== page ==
Americans are still 'Yanks' or 'Septic tanks', depending on upbringing :2fun::2fun:

We are Australians....nothing more, nothing less ;);)
 

leefer

Loyal Member
Posts
7,107
Likes
2
Location
swindon wilts
#7
I beg to differ in a few cases my good people.

Donnami my wife was born in Australia and lived there untill she was nearly five,she remembers very little and though is proud of her dual citizenship even today really considers herself a British Citizen...her words not mine,so really there are two sides of the argument.
Many thousands of the young children in the years of travel to Aussie,Canada,New Zealand and the USA were all citizens of the UK....but i should imagine they didn't feel it after a few years in there adoptive countries.
A lot of course will depend on the age....being something dosn't always means you feel it.:biggrin:
So Benny where you are born not always determine what you feel though the records and facts dictate what you are.
Good points you make though and an interesting topic of debate.
 

gaelwyn

Valued Member
Posts
500
Likes
1
Location
Gold Coast
#8
I see your point, Lee, and agree about the transplanting of children throughout the years. :)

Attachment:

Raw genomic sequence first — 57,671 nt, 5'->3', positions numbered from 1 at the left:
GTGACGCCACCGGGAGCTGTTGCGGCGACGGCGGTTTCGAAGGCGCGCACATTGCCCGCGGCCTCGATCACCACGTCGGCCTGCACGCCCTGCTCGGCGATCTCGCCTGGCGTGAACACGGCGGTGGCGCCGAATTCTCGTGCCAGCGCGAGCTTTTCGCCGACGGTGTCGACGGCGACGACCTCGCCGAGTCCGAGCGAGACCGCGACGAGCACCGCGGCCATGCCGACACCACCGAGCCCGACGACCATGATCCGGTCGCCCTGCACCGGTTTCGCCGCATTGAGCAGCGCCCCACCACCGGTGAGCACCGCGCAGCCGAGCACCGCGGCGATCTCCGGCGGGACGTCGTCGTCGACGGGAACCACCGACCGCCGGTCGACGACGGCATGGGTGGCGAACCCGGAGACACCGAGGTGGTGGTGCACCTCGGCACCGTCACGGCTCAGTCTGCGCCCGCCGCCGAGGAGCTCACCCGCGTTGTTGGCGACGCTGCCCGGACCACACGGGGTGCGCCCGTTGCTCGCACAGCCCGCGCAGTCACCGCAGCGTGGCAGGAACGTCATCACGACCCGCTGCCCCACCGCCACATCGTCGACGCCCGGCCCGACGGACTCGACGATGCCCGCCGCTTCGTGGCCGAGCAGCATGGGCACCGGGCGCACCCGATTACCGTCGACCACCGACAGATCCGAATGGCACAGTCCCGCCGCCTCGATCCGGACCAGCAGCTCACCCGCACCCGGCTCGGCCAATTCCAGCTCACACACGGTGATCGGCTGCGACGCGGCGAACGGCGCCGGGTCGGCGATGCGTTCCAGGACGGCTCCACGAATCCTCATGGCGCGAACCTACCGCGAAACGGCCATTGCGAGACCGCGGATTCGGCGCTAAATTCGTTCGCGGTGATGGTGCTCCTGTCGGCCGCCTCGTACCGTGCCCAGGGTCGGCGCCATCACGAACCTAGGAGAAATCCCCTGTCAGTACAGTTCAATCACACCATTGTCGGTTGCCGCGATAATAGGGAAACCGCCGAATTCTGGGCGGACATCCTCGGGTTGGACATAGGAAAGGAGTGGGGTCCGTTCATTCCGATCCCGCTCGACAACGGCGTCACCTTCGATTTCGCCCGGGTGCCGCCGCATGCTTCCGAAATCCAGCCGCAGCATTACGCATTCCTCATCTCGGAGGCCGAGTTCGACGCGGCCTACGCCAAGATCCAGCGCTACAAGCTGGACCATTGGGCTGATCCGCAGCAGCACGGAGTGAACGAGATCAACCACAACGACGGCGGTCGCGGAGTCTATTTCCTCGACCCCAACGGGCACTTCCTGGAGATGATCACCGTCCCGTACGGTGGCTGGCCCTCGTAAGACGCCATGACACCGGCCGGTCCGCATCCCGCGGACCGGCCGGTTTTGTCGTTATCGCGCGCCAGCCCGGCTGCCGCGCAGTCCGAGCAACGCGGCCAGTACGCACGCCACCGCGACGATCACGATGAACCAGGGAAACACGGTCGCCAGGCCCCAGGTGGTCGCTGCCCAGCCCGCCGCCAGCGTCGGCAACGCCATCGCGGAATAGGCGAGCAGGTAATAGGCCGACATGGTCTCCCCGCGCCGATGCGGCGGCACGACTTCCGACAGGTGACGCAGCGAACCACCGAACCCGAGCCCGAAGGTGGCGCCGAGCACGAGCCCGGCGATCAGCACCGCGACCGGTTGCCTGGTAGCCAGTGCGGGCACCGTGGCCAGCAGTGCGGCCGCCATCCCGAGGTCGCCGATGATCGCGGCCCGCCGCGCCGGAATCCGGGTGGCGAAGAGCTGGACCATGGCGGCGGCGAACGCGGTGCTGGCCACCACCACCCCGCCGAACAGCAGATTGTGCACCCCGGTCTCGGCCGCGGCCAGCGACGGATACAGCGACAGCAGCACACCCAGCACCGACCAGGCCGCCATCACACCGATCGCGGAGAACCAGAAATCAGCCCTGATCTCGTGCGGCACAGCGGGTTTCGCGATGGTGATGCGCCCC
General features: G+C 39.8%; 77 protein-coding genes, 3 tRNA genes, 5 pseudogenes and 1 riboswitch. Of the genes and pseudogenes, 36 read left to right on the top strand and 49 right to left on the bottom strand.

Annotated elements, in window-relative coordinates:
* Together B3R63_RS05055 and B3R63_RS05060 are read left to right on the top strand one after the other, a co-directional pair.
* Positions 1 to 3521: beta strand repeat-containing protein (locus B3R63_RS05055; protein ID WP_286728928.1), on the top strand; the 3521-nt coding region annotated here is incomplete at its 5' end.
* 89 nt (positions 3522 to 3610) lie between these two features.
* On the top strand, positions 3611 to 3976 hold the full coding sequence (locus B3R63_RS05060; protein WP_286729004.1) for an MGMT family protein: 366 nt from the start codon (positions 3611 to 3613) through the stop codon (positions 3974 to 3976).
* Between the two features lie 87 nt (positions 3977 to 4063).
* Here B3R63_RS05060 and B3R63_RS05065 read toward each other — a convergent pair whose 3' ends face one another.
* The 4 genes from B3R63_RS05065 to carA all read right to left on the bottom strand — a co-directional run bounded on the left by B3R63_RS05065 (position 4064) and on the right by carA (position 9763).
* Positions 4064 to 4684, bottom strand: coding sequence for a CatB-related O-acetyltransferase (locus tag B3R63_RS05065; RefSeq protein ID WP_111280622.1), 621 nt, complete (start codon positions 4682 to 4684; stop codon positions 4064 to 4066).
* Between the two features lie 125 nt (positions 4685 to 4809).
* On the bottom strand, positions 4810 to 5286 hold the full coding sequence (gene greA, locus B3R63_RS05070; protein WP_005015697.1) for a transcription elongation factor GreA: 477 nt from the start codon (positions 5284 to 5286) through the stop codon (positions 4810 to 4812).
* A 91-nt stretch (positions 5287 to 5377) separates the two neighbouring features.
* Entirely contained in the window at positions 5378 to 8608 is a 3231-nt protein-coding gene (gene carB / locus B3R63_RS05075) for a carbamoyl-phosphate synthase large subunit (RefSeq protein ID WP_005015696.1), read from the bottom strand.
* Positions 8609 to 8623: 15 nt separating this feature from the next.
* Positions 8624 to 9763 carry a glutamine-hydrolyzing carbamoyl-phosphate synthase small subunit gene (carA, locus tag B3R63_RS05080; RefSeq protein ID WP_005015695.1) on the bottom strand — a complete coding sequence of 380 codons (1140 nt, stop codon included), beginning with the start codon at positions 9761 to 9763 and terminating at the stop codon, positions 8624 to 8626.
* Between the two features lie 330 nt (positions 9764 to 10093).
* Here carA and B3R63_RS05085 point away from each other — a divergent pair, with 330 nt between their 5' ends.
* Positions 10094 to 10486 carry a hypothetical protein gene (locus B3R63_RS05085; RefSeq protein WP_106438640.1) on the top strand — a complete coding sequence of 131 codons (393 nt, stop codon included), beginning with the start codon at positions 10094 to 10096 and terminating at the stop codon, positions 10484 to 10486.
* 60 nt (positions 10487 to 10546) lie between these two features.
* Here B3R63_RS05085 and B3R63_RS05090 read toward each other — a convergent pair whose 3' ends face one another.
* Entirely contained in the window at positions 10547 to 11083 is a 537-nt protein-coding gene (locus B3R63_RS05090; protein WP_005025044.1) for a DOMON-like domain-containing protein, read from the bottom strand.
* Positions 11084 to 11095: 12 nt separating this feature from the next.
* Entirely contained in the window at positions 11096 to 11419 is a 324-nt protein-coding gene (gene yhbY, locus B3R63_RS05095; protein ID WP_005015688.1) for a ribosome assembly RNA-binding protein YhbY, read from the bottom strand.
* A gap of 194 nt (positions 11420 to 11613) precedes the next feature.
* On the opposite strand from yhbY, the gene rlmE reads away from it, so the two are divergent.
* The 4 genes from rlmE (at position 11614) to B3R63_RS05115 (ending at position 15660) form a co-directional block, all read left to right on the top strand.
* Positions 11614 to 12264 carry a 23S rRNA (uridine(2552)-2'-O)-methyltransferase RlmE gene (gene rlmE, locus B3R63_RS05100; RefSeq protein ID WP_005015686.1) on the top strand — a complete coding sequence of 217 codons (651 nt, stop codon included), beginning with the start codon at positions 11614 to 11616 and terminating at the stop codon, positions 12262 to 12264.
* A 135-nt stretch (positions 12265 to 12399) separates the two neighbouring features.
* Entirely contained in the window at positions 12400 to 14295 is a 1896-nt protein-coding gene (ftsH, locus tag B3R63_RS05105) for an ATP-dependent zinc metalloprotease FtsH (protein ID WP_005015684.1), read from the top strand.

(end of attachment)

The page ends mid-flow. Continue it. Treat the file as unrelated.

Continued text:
What I gather from the conversation is that when people take citizenship of their chosen country, they are still not considered American, English, French or Australian because of a birthplace.

Your Donnami would obviously consider herself English, from her upbringing, to her accent. Quite often a persons accent will distinguish them from the natives! :):)
 

p.risboy

Loyal Member
Staff member
Moderator
Posts
17,933
Likes
402
Location
In Ireland, but born Bucks.
#9
As an Englishman, living in Ireland, I get called a Brit. I am not a Brit, I am English.
Ask a Welshman or a Scotsman, if they are British. I know what the answer will be.
It also annoys me in Passport applications, when they ask your nationality.

The only choice you get is British.:mad:. Or is it United Kingdom.:confused:

Don't get me wrong, I have no axe to grind with any nationality, but in this age of 'political correctness', it's about time it all caught up.:rolleyes:

I'm English, and never British, no matter how 'they' wrap it.:biggrin:

Oh yes.....in 2 years time, I can apply for an Irish passport, and citizenship.:2fun:

I live the life of the Irish, and god bless 'em. :kissu:


Steve.:)
 

benny1982

Loyal Member
Staff member
Moderator
Posts
5,287
Likes
115
Location
Norwich
#10
Being a citizen of a country you emigrate to is completely different to being from that country. I always thought it is where you were born is what country you are from. I dont see how someone born in say Ireland but grew up in America could be a genuine American. An adopted American yes but not a genuine American. They never will be a genuine American because they were not born there.

However as Woodlander said obtaining citizenship is often for convenience and for benefit rather than wanting to become American or Australian etc.
 
Thread starter Similar threads Forum Replies Date
ptjw7 FHUK General Chat Room 5
I Travel and Migration 3

Similar threads

Top